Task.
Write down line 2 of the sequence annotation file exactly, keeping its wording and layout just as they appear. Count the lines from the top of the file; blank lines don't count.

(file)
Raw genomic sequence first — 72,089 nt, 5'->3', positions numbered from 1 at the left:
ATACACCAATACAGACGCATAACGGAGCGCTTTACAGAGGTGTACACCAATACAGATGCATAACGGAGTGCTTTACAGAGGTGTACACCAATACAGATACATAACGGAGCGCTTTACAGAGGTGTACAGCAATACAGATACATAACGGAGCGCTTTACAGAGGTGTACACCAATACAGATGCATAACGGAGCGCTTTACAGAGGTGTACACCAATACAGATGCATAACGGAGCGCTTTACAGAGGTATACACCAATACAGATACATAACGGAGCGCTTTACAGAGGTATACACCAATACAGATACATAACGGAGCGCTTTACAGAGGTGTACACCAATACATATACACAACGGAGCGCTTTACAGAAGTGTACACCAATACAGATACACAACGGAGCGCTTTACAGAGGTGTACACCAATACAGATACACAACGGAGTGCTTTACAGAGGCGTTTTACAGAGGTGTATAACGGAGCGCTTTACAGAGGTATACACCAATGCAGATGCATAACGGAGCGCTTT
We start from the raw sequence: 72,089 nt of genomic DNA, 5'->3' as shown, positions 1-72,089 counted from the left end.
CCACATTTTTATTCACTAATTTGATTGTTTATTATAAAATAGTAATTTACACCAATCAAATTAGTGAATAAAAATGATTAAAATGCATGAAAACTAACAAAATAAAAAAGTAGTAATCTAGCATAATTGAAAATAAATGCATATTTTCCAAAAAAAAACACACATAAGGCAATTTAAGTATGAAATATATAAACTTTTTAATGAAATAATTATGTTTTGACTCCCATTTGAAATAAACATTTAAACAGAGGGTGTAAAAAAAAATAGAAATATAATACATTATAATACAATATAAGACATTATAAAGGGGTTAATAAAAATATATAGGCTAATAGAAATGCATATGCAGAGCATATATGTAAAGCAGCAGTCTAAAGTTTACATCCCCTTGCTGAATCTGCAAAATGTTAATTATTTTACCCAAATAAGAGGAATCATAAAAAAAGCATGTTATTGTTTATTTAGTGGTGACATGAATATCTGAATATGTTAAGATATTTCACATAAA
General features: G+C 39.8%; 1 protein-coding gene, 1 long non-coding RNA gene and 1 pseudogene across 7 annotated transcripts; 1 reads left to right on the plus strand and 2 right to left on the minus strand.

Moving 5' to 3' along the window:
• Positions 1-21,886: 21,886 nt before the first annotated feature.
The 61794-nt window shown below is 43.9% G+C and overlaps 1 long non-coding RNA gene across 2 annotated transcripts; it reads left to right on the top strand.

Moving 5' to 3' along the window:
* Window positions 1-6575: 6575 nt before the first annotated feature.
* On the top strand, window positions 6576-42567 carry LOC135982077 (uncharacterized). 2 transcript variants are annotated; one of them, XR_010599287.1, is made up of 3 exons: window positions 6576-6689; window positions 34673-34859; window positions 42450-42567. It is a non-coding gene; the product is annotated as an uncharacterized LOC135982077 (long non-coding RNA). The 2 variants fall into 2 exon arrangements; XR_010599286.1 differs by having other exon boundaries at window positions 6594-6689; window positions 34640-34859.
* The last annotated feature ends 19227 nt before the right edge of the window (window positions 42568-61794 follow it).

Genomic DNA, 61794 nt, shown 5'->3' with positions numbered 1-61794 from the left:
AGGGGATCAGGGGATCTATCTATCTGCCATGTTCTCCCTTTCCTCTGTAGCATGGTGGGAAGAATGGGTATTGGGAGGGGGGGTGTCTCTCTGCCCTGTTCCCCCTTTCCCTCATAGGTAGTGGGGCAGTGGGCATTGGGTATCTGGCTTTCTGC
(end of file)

ATACACCAATACAGACGCATAACGGAGCGCTTTACAGAGGTGTACACCAATACAGATGCATAACGGAGTGCTTTACAGAGGTGTACACCAATACAGATACATAACGGAGCGCTTTACAGAGGTGTACAGCAATACAGATACATAACGGAGCGCTTTACAGAGGTGTACACCAATACAGATGCATAACGGAGCGCTTTACAGAGGTGTACACCAATACAGATGCATAACGGAGCGCTTTACAGAGGTATACACCAATACAGATACATAACGGAGCGCTTTACAGAGGTATACACCAATACAGATACATAACGGAGCGCTTTACAGAGGTGTACACCAATACATATACACAACGGAGCGCTTTACAGAAGTGTACACCAATACAGATACACAACGGAGCGCTTTACAGAGGTGTACACCAATACAGATACACAACGGAGTGCTTTACAGAGGCGTTTTACAGAGGTGTATAACGGAGCGCTTTACAGAGGTATACACCAATGCAGATGCATAACGGAGCGCTTT